Thus Mao’s approach, based on dialectical materialism was to see incorrect opinions within the Communist Party as the reflection of alien classes in society. Thus as long as the class struggle continued in society there was bound to be its reflection in the ideological struggle within the Party. His approach towards these contradictions too was different. He saw them as non-antagonistic contradictions initially which through ‘serious struggle’ we should try to rectify. We should give ample opportunity to rectify and only if the people committing errors ‘persist’ or ‘aggravate them’, then there was the possibility of the contradiction becoming antagonistic.

This was a correction of Stalin’s presentation which saw, "The theory of ‘defeating’ opportunist elements by ideological struggle within the Party, the theory of ‘overcoming’ these elements within the confines of a single party, is a rotten and dangerous theory, which threatens to condemn the Party to paralysis and chronic infirmity,.. Our Party succeeded in achieving internal unity and unexampled cohesion of its ranks primarily because it was able in good time to purge itself of the opportunist pollution, because it was able to rid its ranks of Liquidators and Mensheviks."174 Such a presentation refused the possibility of a non-antagonistic contradiction and treated the struggle against opportunism as an antagonistic contradiction from the very beginning.

Drawing lessons from the same historical experience, Mao presented the methods of inner-Party struggle in the following manner. In a talk at a Working Conference in 1962, he said, "All leading members of the Party must promote inner-Party democracy and let people speak out. What are the limits? One is that Party discipline must be observed, the minority being subordinate to the majority and the entire membership to the Central Committee. Another limit is that no secret faction must be organised. We are not afraid of open opponents, we are only afraid of secret opponents. Such people do not speak the truth to your face, what they say is only lies and deciet. They don’t express their real intention. As long as a person doesn’t violate discipline and doesn’t engage in secret factional activities, we should allow him to speak out and shouldn’t punish him if he says wrong things. If people say wrong things, they can be criticised, but we should convince them with reason. What if they are still not convinced? As long as they abide by the resolutions and the decisions taken by the majority, the minority can reserve their opinions."175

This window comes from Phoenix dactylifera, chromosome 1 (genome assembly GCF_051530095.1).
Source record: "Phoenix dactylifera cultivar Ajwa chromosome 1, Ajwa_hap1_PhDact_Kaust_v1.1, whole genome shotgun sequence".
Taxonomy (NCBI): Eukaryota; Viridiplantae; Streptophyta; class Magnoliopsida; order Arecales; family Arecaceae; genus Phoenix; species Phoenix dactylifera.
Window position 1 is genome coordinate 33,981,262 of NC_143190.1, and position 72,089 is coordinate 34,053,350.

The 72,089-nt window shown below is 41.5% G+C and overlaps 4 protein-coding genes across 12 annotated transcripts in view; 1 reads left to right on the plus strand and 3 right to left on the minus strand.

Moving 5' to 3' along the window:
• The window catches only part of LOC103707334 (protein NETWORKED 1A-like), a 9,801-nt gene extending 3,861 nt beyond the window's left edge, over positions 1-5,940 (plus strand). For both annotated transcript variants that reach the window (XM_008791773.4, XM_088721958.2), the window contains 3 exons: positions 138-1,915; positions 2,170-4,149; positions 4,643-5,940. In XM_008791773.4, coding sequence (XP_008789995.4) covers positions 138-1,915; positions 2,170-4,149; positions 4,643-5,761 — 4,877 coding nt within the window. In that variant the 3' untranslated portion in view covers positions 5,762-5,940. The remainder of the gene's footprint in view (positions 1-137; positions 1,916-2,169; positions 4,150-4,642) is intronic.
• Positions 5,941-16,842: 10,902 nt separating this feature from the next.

It was thus according to this understanding that even during the Cultural Revolution, in October 1966, Mao suggested that even the chief capitalist roaders like Liu Shao-chi and Teng Hsiao-ping should be allowed to reform themselves. He said, "Liu and Teng acted openly, not in secret, they were not like P’eng Chen. In the past Chen Tu-hsiu, Chang Kuo-tao, Wang Ming, Lo Lung-chang, Li Li-san all acted openly; that’s not so serious. ........those who are secretive will come to no good end. Those who follow the wrong line should reform, but Chen, Wang and Li did not reform.

"Cliques and factions of whatever description should be strictly excluded. The essential thing is that they should reform, that their ideas should conform, and that they should unite with us. Then things will be all right. We should allow Liu and Teng to make revolution and to reform themselves. ...... We shouldn’t condemn Liu Shao-chi out of hand. If they have made mistakes they can change, can’t they? When they have changed it will be all right. Let them pull themselves together, and throw themselves courageously into their work." 176

Mao’s understanding thus was on the clear basis that as long as class struggle existed in society there was bound to be the the class struggle in the Party, i.e., the two-line struggle. Therefore it was only correct that this struggle should be fought out openly according the principles of democratic centralism. This contrasted with Stalin’s understanding about which Mao commented in his above mentioned talk, "In 1936 Stalin talked about the elimination of class struggle, but in 1939 he carried out another purge of counter-revolutionaries. Wasn’t that class struggle too? " 177 It was clear therefore that Mao through his understanding and implementation of the concept of two-line struggle attempted to bring about a correct dialectical approach to classes, class struggle and inner-party struggle.